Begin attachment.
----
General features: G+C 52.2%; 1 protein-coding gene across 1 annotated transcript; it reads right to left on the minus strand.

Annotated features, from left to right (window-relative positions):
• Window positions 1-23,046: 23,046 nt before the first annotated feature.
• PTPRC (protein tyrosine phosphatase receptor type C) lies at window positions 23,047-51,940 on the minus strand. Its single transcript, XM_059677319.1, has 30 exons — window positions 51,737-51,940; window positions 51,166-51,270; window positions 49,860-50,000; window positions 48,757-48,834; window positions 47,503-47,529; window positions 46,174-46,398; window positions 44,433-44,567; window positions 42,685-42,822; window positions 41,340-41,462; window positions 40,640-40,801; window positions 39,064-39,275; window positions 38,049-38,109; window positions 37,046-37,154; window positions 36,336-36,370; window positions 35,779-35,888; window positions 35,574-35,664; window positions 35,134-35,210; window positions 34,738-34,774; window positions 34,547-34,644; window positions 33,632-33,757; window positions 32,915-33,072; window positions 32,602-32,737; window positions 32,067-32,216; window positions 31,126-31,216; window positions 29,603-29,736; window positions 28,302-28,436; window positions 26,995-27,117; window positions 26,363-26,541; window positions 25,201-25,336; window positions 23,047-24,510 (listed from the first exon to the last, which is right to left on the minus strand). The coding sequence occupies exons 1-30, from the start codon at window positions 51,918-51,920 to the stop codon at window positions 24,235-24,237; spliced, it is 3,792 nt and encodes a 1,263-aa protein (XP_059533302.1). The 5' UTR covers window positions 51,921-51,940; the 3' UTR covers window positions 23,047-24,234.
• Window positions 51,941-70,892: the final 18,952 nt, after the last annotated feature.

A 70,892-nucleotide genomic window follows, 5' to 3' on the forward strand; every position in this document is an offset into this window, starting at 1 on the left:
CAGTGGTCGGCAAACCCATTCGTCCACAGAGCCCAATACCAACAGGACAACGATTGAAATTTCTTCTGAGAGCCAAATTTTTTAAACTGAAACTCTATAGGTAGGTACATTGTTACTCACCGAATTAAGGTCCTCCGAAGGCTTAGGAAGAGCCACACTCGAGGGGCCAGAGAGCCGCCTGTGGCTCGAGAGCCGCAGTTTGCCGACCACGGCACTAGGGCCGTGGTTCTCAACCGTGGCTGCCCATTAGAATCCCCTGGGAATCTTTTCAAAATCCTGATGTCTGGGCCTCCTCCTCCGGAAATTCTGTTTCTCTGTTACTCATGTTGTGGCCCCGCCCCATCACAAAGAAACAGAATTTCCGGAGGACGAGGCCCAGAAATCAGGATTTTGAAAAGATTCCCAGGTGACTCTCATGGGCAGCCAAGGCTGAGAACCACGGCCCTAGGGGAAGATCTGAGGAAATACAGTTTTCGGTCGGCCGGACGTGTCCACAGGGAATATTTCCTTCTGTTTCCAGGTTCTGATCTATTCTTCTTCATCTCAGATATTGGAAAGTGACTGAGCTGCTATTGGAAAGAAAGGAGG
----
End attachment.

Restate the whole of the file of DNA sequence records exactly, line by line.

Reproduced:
General features: G+C 52.2%; 1 protein-coding gene across 1 annotated transcript; it reads right to left on the minus strand.

Annotated features, from left to right (window-relative positions):
• Window positions 1-23,046: 23,046 nt before the first annotated feature.
• PTPRC (protein tyrosine phosphatase receptor type C) lies at window positions 23,047-51,940 on the minus strand. Its single transcript, XM_059677319.1, has 30 exons — window positions 51,737-51,940; window positions 51,166-51,270; window positions 49,860-50,000; window positions 48,757-48,834; window positions 47,503-47,529; window positions 46,174-46,398; window positions 44,433-44,567; window positions 42,685-42,822; window positions 41,340-41,462; window positions 40,640-40,801; window positions 39,064-39,275; window positions 38,049-38,109; window positions 37,046-37,154; window positions 36,336-36,370; window positions 35,779-35,888; window positions 35,574-35,664; window positions 35,134-35,210; window positions 34,738-34,774; window positions 34,547-34,644; window positions 33,632-33,757; window positions 32,915-33,072; window positions 32,602-32,737; window positions 32,067-32,216; window positions 31,126-31,216; window positions 29,603-29,736; window positions 28,302-28,436; window positions 26,995-27,117; window positions 26,363-26,541; window positions 25,201-25,336; window positions 23,047-24,510 (listed from the first exon to the last, which is right to left on the minus strand). The coding sequence occupies exons 1-30, from the start codon at window positions 51,918-51,920 to the stop codon at window positions 24,235-24,237; spliced, it is 3,792 nt and encodes a 1,263-aa protein (XP_059533302.1). The 5' UTR covers window positions 51,921-51,940; the 3' UTR covers window positions 23,047-24,234.
• Window positions 51,941-70,892: the final 18,952 nt, after the last annotated feature.

A 70,892-nucleotide genomic window follows, 5' to 3' on the forward strand; every position in this document is an offset into this window, starting at 1 on the left:
CAGTGGTCGGCAAACCCATTCGTCCACAGAGCCCAATACCAACAGGACAACGATTGAAATTTCTTCTGAGAGCCAAATTTTTTAAACTGAAACTCTATAGGTAGGTACATTGTTACTCACCGAATTAAGGTCCTCCGAAGGCTTAGGAAGAGCCACACTCGAGGGGCCAGAGAGCCGCCTGTGGCTCGAGAGCCGCAGTTTGCCGACCACGGCACTAGGGCCGTGGTTCTCAACCGTGGCTGCCCATTAGAATCCCCTGGGAATCTTTTCAAAATCCTGATGTCTGGGCCTCCTCCTCCGGAAATTCTGTTTCTCTGTTACTCATGTTGTGGCCCCGCCCCATCACAAAGAAACAGAATTTCCGGAGGACGAGGCCCAGAAATCAGGATTTTGAAAAGATTCCCAGGTGACTCTCATGGGCAGCCAAGGCTGAGAACCACGGCCCTAGGGGAAGATCTGAGGAAATACAGTTTTCGGTCGGCCGGACGTGTCCACAGGGAATATTTCCTTCTGTTTCCAGGTTCTGATCTATTCTTCTTCATCTCAGATATTGGAAAGTGACTGAGCTGCTATTGGAAAGAAAGGAGG